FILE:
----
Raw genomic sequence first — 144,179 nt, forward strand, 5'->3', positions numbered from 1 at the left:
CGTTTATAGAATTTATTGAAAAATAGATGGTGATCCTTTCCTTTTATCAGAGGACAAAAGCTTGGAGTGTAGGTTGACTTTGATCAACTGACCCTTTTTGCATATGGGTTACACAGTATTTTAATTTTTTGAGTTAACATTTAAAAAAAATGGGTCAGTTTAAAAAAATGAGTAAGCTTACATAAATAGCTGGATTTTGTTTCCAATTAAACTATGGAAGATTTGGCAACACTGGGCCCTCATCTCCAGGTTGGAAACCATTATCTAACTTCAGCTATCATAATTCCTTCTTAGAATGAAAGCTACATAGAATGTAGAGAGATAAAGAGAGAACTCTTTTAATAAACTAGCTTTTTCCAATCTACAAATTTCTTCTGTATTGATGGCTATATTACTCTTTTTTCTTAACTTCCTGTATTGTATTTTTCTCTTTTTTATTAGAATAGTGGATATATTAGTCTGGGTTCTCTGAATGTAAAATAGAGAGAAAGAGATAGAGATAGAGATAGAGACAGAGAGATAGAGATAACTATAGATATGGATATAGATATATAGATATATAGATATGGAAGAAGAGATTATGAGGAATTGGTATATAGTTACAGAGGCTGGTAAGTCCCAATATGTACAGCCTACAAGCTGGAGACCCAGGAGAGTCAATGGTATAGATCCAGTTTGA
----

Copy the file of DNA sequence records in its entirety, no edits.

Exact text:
Raw genomic sequence first — 144,179 nt, forward strand, 5'->3', positions numbered from 1 at the left:
CGTTTATAGAATTTATTGAAAAATAGATGGTGATCCTTTCCTTTTATCAGAGGACAAAAGCTTGGAGTGTAGGTTGACTTTGATCAACTGACCCTTTTTGCATATGGGTTACACAGTATTTTAATTTTTTGAGTTAACATTTAAAAAAAATGGGTCAGTTTAAAAAAATGAGTAAGCTTACATAAATAGCTGGATTTTGTTTCCAATTAAACTATGGAAGATTTGGCAACACTGGGCCCTCATCTCCAGGTTGGAAACCATTATCTAACTTCAGCTATCATAATTCCTTCTTAGAATGAAAGCTACATAGAATGTAGAGAGATAAAGAGAGAACTCTTTTAATAAACTAGCTTTTTCCAATCTACAAATTTCTTCTGTATTGATGGCTATATTACTCTTTTTTCTTAACTTCCTGTATTGTATTTTTCTCTTTTTTATTAGAATAGTGGATATATTAGTCTGGGTTCTCTGAATGTAAAATAGAGAGAAAGAGATAGAGATAGAGATAGAGACAGAGAGATAGAGATAACTATAGATATGGATATAGATATATAGATATATAGATATGGAAGAAGAGATTATGAGGAATTGGTATATAGTTACAGAGGCTGGTAAGTCCCAATATGTACAGCCTACAAGCTGGAGACCCAGGAGAGTCAATGGTATAGATCCAGTTTGA